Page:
Browser autocompleting searches into domain names could result in people visiting your site that hadn’t intended to.
E-commerce sites could see an increased number of ‘window shoppers’ - people who may have converted in the past, but now are going elsewhere to purchase (e.g. a shopping app).
Poor mobile experience could result in more visitors leaving your site.
Google made a mistake! It happens, and as a result, they could be sending less relevant traffic to your pages.
#4 SERP layouts can change frequently
It’s tough to measure why traffic flux occurs because SERPs change so often, and this is normal.
“We see SERP fluctuation as being quite high, quite common and consistently so. Rankings bounce around like this in most search results, especially in the sort of bottom half of page one and especially page two, three, four, or five quite a bit, a tremendous amount in fact.” - Moz
When you see this happening, it’s important to remember it’s normal for SERP layouts to change frequently - don’t panic! Measure your rankings over a 4-6 week period rather than every day. This way, you are able to see if there is a clear flux, which is most likely not the case. Also, measure against your competitors. Are they changing ranking every day as well? If so, you know you’re not the only one. And finally, look at your page traffic. Are you still gaining regular hits daily and weekly? If the answers yes, you don’t need to worry.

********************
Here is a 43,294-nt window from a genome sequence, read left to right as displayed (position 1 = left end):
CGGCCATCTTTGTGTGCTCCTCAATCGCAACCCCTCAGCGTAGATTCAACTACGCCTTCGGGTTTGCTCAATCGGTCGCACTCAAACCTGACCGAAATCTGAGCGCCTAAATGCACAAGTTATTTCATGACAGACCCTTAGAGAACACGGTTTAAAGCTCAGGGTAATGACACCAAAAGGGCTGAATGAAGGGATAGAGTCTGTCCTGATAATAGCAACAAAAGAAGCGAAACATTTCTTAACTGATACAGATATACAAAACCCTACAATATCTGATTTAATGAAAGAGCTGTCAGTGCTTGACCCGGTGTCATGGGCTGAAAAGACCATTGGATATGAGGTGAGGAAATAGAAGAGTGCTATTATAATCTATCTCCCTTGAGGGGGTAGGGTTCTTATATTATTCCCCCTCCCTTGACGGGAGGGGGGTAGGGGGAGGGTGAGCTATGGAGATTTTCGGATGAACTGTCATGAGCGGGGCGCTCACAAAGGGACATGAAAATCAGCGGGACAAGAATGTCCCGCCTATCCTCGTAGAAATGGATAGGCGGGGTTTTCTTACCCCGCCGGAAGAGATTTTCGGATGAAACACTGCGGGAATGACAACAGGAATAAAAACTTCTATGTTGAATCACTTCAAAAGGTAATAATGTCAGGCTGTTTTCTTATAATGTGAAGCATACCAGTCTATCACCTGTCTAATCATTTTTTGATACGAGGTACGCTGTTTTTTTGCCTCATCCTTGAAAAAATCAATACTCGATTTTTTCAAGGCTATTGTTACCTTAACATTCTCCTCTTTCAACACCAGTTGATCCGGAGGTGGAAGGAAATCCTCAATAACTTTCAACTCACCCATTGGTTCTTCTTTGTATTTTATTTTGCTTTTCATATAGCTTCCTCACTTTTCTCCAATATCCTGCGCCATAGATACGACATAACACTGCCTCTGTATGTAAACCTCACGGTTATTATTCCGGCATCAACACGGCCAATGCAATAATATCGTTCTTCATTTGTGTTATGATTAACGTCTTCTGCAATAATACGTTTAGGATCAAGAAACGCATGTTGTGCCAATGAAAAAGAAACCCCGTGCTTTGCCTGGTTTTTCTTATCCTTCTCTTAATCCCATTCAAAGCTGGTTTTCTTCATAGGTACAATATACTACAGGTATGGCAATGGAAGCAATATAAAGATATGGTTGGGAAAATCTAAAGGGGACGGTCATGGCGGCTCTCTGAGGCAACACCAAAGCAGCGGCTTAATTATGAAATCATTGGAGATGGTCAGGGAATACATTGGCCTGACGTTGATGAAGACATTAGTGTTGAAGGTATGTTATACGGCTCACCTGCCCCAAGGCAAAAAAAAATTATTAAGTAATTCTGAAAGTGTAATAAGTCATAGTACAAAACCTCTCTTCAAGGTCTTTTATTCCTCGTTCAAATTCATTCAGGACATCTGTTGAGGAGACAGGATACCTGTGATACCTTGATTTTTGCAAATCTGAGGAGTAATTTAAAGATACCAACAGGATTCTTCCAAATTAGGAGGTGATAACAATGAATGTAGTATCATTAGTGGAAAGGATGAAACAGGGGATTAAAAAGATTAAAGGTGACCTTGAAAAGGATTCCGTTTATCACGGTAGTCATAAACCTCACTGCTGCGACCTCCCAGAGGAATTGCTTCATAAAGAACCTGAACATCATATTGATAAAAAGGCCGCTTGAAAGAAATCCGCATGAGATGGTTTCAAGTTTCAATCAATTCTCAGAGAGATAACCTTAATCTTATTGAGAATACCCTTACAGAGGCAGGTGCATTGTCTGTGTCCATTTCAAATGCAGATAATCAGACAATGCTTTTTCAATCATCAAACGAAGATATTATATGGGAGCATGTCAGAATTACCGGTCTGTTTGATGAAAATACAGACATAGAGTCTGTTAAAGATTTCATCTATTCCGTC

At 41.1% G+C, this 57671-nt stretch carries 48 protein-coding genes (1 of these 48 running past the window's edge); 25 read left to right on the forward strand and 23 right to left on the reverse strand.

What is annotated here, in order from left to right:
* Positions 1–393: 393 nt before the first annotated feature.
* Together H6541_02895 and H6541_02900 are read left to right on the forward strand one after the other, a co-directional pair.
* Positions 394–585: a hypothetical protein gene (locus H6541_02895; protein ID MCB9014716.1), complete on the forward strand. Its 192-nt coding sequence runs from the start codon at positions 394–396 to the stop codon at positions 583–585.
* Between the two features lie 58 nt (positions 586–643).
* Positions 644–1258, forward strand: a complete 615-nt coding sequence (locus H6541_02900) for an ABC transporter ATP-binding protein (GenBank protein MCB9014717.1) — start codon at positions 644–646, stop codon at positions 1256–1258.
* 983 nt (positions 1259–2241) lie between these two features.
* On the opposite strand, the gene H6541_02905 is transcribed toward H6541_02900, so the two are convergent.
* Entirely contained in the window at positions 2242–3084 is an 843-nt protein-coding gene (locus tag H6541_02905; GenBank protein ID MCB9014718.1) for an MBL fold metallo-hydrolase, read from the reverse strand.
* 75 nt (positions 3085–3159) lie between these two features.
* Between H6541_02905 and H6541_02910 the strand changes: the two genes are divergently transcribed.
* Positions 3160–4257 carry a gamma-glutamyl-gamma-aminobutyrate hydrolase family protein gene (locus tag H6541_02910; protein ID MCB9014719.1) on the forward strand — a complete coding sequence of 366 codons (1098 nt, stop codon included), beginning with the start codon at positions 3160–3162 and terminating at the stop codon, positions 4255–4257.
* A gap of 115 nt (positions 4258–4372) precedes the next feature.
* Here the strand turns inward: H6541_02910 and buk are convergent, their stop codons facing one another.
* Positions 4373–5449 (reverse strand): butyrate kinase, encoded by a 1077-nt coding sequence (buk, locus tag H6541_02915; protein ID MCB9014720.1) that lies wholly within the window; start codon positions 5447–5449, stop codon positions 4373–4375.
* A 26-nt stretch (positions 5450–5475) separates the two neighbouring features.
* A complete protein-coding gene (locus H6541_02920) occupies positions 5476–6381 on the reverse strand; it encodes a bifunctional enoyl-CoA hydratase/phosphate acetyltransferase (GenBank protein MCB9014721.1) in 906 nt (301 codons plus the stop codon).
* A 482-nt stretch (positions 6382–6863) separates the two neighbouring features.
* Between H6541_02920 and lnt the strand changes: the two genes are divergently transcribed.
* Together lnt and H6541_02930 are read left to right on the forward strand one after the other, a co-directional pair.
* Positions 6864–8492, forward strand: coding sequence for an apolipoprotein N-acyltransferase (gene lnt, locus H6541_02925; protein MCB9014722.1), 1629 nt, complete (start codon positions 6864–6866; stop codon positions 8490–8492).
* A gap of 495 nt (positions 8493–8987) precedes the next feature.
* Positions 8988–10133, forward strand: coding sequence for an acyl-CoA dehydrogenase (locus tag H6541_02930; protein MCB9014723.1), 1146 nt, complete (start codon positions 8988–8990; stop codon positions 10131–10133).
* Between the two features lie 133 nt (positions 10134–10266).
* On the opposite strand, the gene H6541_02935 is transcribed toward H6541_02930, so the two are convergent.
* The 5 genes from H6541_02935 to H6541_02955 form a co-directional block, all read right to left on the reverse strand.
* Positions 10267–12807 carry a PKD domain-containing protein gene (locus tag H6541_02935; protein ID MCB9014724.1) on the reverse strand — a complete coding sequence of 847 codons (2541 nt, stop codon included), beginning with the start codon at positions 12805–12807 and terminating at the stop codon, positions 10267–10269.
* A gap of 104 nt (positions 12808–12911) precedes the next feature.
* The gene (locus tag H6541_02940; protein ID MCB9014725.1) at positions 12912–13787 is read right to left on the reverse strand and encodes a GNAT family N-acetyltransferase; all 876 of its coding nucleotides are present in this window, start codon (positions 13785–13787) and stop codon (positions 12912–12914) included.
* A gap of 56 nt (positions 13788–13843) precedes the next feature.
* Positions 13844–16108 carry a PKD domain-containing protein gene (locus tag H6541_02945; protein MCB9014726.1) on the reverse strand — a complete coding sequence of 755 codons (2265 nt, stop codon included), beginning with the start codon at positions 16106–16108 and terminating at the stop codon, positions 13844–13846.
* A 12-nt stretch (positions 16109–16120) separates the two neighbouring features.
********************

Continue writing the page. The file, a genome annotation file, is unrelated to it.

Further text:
The only cause of concern is if you have a sudden drop in traffic over many of your pages after stable periods. You might have done something wrong, or Google may have devalued some of your links. Do your research and figure out what might have happened.
Overall, traffic flux is normal in SERPs. Don’t panic!
“RankBrain is Google’s name for a machine-learning artificial intelligence system that’s used to help process its search results” - SearchEngineLand
RankBrain is a component of Google’s search algorithm which is intended to move away from direct keyword matching of search queries and more towards understanding the intent behind the search.
Take a Google search for “gecko,” for example.
Here we can see that Google is returning the Wikipedia page for the reptile, a knowledge graph for the reptile, local map results which includes our listing (as I’ve Googled from Edinburgh) and organic results which include a theatre called Gecko and our organic listing.
This is a fair set of results and is also RankBrain in operation. It has determined that they are different intents behind the search and returned a variety of results to best accommodate them.
However, if we search for “gecko agency”...
Here the results are much more focused - it’s our organic listing and knowledge graph, along with a couple of other agencies with “gecko” in their name. Those businesses aren’t local to us - if they were, we might also see a local map pack in there too.
Prior to RankBrain, both those sets of results would have been dominated by the better-optimised pages - i.e. those that had stronger “keyword optimisation”. So the theatre may not have ranked as highly for the first term, as it wouldn’t have performed as well as Wikipedia, or be as well optimised as agency websites.
As RankBrain is relatively new, Google is likely still fine-tuning how it works - this could easily result in fluctuating traffic as pages rank for terms they didn’t before (and vice versa).
It’s tough to determine the cause of traffic changes - there can be a lot of educated guesswork when it comes to these things. But it’s important not to react to quickly to sudden changes, and instead, measure your website’s performance over time.
- Gillian, @wearegecko!